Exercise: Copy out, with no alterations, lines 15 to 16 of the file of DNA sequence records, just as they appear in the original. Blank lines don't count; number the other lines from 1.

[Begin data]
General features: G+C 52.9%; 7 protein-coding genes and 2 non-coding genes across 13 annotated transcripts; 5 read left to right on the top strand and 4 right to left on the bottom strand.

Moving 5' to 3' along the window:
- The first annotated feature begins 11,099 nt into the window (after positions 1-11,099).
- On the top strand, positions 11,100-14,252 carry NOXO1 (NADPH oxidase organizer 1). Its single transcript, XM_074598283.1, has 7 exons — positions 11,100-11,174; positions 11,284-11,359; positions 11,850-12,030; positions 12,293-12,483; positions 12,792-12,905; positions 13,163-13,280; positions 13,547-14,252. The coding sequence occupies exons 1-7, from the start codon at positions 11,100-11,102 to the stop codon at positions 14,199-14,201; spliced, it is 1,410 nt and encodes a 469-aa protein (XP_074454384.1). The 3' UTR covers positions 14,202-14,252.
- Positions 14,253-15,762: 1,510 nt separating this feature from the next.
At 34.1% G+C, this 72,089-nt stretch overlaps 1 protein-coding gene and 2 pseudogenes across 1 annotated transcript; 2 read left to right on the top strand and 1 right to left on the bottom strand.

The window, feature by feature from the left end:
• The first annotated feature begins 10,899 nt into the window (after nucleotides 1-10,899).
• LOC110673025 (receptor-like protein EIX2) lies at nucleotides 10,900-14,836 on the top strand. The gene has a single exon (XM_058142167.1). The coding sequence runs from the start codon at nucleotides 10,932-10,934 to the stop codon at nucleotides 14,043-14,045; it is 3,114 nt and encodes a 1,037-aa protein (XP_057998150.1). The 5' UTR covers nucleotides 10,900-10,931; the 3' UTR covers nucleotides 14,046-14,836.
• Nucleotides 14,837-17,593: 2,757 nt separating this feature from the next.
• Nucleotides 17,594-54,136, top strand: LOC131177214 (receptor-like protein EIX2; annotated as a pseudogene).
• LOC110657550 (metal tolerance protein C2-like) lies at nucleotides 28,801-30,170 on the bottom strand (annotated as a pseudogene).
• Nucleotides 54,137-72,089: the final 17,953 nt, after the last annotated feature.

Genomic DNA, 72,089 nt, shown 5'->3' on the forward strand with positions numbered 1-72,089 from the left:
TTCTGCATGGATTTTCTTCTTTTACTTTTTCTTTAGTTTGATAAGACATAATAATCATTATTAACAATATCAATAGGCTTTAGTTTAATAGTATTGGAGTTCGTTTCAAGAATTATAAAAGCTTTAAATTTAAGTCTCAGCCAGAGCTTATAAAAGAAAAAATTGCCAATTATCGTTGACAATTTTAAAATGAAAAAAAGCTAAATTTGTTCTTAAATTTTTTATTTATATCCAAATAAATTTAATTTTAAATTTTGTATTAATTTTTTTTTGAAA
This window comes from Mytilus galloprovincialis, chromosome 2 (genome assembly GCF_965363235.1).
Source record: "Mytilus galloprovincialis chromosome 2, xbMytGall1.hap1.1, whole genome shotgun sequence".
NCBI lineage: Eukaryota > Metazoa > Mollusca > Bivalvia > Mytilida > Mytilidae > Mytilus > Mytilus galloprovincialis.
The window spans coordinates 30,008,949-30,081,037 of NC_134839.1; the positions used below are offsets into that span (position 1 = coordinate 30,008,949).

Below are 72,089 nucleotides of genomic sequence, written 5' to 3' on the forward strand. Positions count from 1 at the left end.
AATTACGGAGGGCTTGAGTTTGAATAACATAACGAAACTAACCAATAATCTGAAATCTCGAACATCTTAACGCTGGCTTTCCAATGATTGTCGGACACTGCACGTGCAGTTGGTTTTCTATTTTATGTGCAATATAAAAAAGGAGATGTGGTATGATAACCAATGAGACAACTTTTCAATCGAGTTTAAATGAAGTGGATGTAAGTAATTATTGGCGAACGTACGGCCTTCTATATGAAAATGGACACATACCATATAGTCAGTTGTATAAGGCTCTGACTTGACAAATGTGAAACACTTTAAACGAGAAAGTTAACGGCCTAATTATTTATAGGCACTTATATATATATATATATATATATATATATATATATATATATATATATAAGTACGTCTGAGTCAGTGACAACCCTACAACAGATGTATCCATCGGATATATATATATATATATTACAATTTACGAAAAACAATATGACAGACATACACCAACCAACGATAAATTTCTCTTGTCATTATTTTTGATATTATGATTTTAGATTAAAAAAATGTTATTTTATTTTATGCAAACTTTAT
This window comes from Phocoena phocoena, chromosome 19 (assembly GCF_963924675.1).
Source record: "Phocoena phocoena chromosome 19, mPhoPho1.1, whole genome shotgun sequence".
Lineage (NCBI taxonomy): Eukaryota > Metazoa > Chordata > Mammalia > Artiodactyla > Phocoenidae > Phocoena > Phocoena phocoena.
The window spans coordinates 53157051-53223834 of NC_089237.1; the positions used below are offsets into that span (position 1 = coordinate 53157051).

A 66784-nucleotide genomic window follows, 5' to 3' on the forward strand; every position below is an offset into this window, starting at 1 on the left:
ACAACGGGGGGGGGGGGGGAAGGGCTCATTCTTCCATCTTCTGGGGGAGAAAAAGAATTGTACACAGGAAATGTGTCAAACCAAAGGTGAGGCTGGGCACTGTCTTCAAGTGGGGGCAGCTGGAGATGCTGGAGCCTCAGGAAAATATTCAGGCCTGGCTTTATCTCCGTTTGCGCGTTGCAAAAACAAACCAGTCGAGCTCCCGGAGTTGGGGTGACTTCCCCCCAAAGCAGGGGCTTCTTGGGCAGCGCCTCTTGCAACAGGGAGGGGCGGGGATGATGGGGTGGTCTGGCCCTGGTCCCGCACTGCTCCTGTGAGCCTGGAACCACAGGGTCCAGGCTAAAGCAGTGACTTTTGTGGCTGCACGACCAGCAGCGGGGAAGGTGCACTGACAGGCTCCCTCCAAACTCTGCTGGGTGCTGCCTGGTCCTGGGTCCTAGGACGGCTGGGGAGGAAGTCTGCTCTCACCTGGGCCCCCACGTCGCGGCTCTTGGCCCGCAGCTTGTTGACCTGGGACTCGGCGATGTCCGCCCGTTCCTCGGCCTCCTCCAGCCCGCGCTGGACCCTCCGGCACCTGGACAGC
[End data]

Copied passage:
TTCTGCATGGATTTTCTTCTTTTACTTTTTCTTTAGTTTGATAAGACATAATAATCATTATTAACAATATCAATAGGCTTTAGTTTAATAGTATTGGAGTTCGTTTCAAGAATTATAAAAGCTTTAAATTTAAGTCTCAGCCAGAGCTTATAAAAGAAAAAATTGCCAATTATCGTTGACAATTTTAAAATGAAAAAAAGCTAAATTTGTTCTTAAATTTTTTATTTATATCCAAATAAATTTAATTTTAAATTTTGTATTAATTTTTTTTTGAAA
This window comes from Mytilus galloprovincialis, chromosome 2 (genome assembly GCF_965363235.1).